Decoding of the speech (the term for what happens when the system is presented with a new utterance and must compute the most likely source sentence) would probably use the Viterbi algorithm to find the best path, and here there is a choice between dynamically creating a combination hidden Markov model, which includes both the acoustic and language model information, and combining it statically beforehand (the finite state transducer, or FST, approach).

A possible improvement to decoding is to keep a set of good candidates instead of just keeping the best candidate, and to use a better scoring function (re scoring) to rate these good candidates so that we may pick the best one according to this refined score. The set of candidates can be kept either as a list (the N-best list approach) or as a subset of the models (a lattice). Re scoring is usually done by trying to minimize the Bayes risk (or an approximation thereof): Instead of taking the source sentence with maximal probability, we try to take the sentence that minimizes the expectancy of a given loss function with regards to all possible transcriptions (i.e., we take the sentence that minimizes the average distance to other possible sentences weighted by their estimated probability). The loss function is usually the Levenshtein distance, though it can be different distances for specific tasks; the set of possible transcriptions is, of course, pruned to maintain tractability. Efficient algorithms have been devised to re score lattices represented as weighted finite state transducers with edit distances represented themselves as a finite state transducer verifying certain assumptions.

Dynamic time warping (DTW)-based speech recognition
Dynamic time warping is an approach that was historically used for speech recognition but has now largely been displaced by the more successful HMM-based approach.

Dynamic time warping is an algorithm for measuring similarity between two sequences that may vary in time or speed. For instance, similarities in walking patterns would be detected, even if in one video the person was walking slowly and if in another he or she were walking more quickly, or even if there were accelerations and deceleration during the course of one observation. DTW has been applied to video, audio, and graphics – indeed, any data that can be turned into a linear representation can be analyzed with DTW.

A well-known application has been automatic speech recognition, to cope with different speaking speeds. In general, it is a method that allows a computer to find an optimal match between two given sequences (e.g., time series) with certain restrictions. That is, the sequences are “warped” non-linearly to match each other. This sequence alignment method is often used in the context of hidden Markov models.

Neural networks
Neural networks emerged as an attractive acoustic modeling approach in ASR in the late 1980s. Since then, neural networks have been used in many aspects of speech recognition such as phoneme classification, isolated word recognition, audiovisual speech recognition, audiovisual speaker recognition and speaker adaptation.

In contrast to HMMs, neural networks make no assumptions about feature statistical properties and have several qualities making them attractive recognition models for speech recognition. When used to estimate the probabilities of a speech feature segment, neural networks allow discriminative training in a natural and efficient manner. Few assumptions on the statistics of input features are made with neural networks. However, in spite of their effectiveness in classifying short-time units such as individual phonemes and isolated words, neural networks are rarely successful for continuous recognition tasks, largely because of their lack of ability to model temporal dependencies.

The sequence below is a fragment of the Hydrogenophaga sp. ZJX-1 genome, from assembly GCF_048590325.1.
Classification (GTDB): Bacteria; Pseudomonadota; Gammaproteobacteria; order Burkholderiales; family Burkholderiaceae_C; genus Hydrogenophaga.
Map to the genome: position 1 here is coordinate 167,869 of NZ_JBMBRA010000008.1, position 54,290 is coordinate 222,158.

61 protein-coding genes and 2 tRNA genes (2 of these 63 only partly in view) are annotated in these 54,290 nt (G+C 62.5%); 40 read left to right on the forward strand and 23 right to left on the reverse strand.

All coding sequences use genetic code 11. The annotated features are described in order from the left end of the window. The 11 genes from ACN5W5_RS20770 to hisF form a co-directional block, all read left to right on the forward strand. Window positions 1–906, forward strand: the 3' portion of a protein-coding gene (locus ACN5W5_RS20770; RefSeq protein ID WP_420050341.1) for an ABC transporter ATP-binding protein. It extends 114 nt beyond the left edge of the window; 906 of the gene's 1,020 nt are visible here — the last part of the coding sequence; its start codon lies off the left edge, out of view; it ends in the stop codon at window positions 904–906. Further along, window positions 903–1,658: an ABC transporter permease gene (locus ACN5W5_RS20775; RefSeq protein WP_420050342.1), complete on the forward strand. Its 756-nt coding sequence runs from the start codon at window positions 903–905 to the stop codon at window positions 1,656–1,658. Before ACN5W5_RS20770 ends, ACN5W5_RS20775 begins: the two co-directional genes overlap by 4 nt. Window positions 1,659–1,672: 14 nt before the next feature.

However, recently LSTM Recurrent Neural Networks (RNNs) and Time Delay Neural Networks(TDNN’s) have been used which have been shown to be able to identify latent temporal dependencies and use this information to perform the task of speech recognition.

Deep Neural Networks and Denoising Autoencoders were also being experimented with to tackle this problem in an effective manner.

Due to the inability of feedforward Neural Networks to model temporal dependencies, an alternative approach is to use neural networks as a pre-processing e.g. feature transformation, dimensionality reduction, for the HMM based recognition.

Deep feedforward and recurrent neural networks
A deep feedforward neural network (DNN) is an artificial neural network with multiple hidden layers of units between the input and output layers. Similar to shallow neural networks, DNNs can model complex non-linear relationships. DNN architectures generate compositional models, where extra layers enable composition of features from lower layers, giving a huge learning capacity and thus the potential of modeling complex patterns of speech data.

A success of DNNs in large vocabulary speech recognition occurred in 2010 by industrial researchers, in collaboration with academic researchers, where large output layers of the DNN based on context dependent HMM states constructed by decision trees were adopted. See comprehensive reviews of this development and of the state of the art as of October 2014 in the recent Springer book from Microsoft Research. See also the related background of automatic speech recognition and the impact of various machine learning paradigms including notably deep learning in recent overview articles.

One fundamental principle of deep learning is to do away with hand-crafted feature engineering and to use raw features. This principle was first explored successfully in the architecture of deep autoencoder on the “raw” spectrogram or linear filter-bank features, showing its superiority over the Mel-Cepstral features which contain a few stages of fixed transformation from spectrograms. The true “raw” features of speech, waveforms, have more recently been shown to produce excellent larger-scale speech recognition results.